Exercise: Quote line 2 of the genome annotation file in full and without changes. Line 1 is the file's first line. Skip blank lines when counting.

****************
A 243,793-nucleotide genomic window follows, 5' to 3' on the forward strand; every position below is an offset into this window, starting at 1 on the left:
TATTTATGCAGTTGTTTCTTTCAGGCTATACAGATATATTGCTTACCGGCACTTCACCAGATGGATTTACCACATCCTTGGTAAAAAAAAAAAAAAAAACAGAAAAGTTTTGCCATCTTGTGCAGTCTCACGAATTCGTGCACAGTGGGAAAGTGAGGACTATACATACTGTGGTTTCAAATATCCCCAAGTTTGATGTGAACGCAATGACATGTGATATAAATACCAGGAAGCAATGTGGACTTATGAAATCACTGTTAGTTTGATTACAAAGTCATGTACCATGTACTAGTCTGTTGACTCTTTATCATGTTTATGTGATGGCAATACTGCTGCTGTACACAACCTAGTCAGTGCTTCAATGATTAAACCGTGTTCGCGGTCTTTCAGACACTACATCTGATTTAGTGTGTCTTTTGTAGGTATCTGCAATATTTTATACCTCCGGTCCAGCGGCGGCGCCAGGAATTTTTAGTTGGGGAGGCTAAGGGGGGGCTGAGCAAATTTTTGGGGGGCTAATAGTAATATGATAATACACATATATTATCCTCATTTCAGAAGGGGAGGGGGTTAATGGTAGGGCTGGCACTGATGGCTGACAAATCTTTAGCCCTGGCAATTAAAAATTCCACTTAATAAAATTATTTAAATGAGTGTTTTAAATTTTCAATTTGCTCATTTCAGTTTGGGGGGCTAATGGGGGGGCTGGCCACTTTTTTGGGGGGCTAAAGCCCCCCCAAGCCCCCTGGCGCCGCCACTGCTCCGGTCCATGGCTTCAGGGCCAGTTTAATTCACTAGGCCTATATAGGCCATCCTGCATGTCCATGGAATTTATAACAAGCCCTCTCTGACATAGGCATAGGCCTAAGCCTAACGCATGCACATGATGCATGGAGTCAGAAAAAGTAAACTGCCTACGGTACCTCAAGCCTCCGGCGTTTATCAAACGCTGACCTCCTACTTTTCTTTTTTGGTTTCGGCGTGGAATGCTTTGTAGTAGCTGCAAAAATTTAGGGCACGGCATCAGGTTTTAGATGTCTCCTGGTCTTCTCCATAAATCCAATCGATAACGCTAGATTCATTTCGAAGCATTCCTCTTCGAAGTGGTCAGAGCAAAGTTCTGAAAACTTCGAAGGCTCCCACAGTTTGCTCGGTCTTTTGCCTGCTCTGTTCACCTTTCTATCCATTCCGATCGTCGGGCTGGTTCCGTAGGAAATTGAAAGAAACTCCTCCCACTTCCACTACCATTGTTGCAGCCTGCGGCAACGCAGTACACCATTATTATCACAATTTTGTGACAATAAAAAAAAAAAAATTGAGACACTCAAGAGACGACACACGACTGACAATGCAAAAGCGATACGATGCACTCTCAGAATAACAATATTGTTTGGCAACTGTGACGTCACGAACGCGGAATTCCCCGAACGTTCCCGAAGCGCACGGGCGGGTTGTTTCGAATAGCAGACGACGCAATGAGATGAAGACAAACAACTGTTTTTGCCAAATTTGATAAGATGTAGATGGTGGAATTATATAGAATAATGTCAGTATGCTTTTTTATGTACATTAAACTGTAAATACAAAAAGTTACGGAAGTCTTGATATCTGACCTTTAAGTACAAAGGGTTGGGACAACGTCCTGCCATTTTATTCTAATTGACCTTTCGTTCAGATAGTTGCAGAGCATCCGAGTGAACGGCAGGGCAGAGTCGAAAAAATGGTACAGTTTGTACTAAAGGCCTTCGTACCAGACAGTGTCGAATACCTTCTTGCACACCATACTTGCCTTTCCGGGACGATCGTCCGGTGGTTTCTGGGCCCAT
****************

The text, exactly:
TATTTATGCAGTTGTTTCTTTCAGGCTATACAGATATATTGCTTACCGGCACTTCACCAGATGGATTTACCACATCCTTGGTAAAAAAAAAAAAAAAAACAGAAAAGTTTTGCCATCTTGTGCAGTCTCACGAATTCGTGCACAGTGGGAAAGTGAGGACTATACATACTGTGGTTTCAAATATCCCCAAGTTTGATGTGAACGCAATGACATGTGATATAAATACCAGGAAGCAATGTGGACTTATGAAATCACTGTTAGTTTGATTACAAAGTCATGTACCATGTACTAGTCTGTTGACTCTTTATCATGTTTATGTGATGGCAATACTGCTGCTGTACACAACCTAGTCAGTGCTTCAATGATTAAACCGTGTTCGCGGTCTTTCAGACACTACATCTGATTTAGTGTGTCTTTTGTAGGTATCTGCAATATTTTATACCTCCGGTCCAGCGGCGGCGCCAGGAATTTTTAGTTGGGGAGGCTAAGGGGGGGCTGAGCAAATTTTTGGGGGGCTAATAGTAATATGATAATACACATATATTATCCTCATTTCAGAAGGGGAGGGGGTTAATGGTAGGGCTGGCACTGATGGCTGACAAATCTTTAGCCCTGGCAATTAAAAATTCCACTTAATAAAATTATTTAAATGAGTGTTTTAAATTTTCAATTTGCTCATTTCAGTTTGGGGGGCTAATGGGGGGGCTGGCCACTTTTTTGGGGGGCTAAAGCCCCCCCAAGCCCCCTGGCGCCGCCACTGCTCCGGTCCATGGCTTCAGGGCCAGTTTAATTCACTAGGCCTATATAGGCCATCCTGCATGTCCATGGAATTTATAACAAGCCCTCTCTGACATAGGCATAGGCCTAAGCCTAACGCATGCACATGATGCATGGAGTCAGAAAAAGTAAACTGCCTACGGTACCTCAAGCCTCCGGCGTTTATCAAACGCTGACCTCCTACTTTTCTTTTTTGGTTTCGGCGTGGAATGCTTTGTAGTAGCTGCAAAAATTTAGGGCACGGCATCAGGTTTTAGATGTCTCCTGGTCTTCTCCATAAATCCAATCGATAACGCTAGATTCATTTCGAAGCATTCCTCTTCGAAGTGGTCAGAGCAAAGTTCTGAAAACTTCGAAGGCTCCCACAGTTTGCTCGGTCTTTTGCCTGCTCTGTTCACCTTTCTATCCATTCCGATCGTCGGGCTGGTTCCGTAGGAAATTGAAAGAAACTCCTCCCACTTCCACTACCATTGTTGCAGCCTGCGGCAACGCAGTACACCATTATTATCACAATTTTGTGACAATAAAAAAAAAAAAATTGAGACACTCAAGAGACGACACACGACTGACAATGCAAAAGCGATACGATGCACTCTCAGAATAACAATATTGTTTGGCAACTGTGACGTCACGAACGCGGAATTCCCCGAACGTTCCCGAAGCGCACGGGCGGGTTGTTTCGAATAGCAGACGACGCAATGAGATGAAGACAAACAACTGTTTTTGCCAAATTTGATAAGATGTAGATGGTGGAATTATATAGAATAATGTCAGTATGCTTTTTTATGTACATTAAACTGTAAATACAAAAAGTTACGGAAGTCTTGATATCTGACCTTTAAGTACAAAGGGTTGGGACAACGTCCTGCCATTTTATTCTAATTGACCTTTCGTTCAGATAGTTGCAGAGCATCCGAGTGAACGGCAGGGCAGAGTCGAAAAAATGGTACAGTTTGTACTAAAGGCCTTCGTACCAGACAGTGTCGAATACCTTCTTGCACACCATACTTGCCTTTCCGGGACGATCGTCCGGTGGTTTCTGGGCCCAT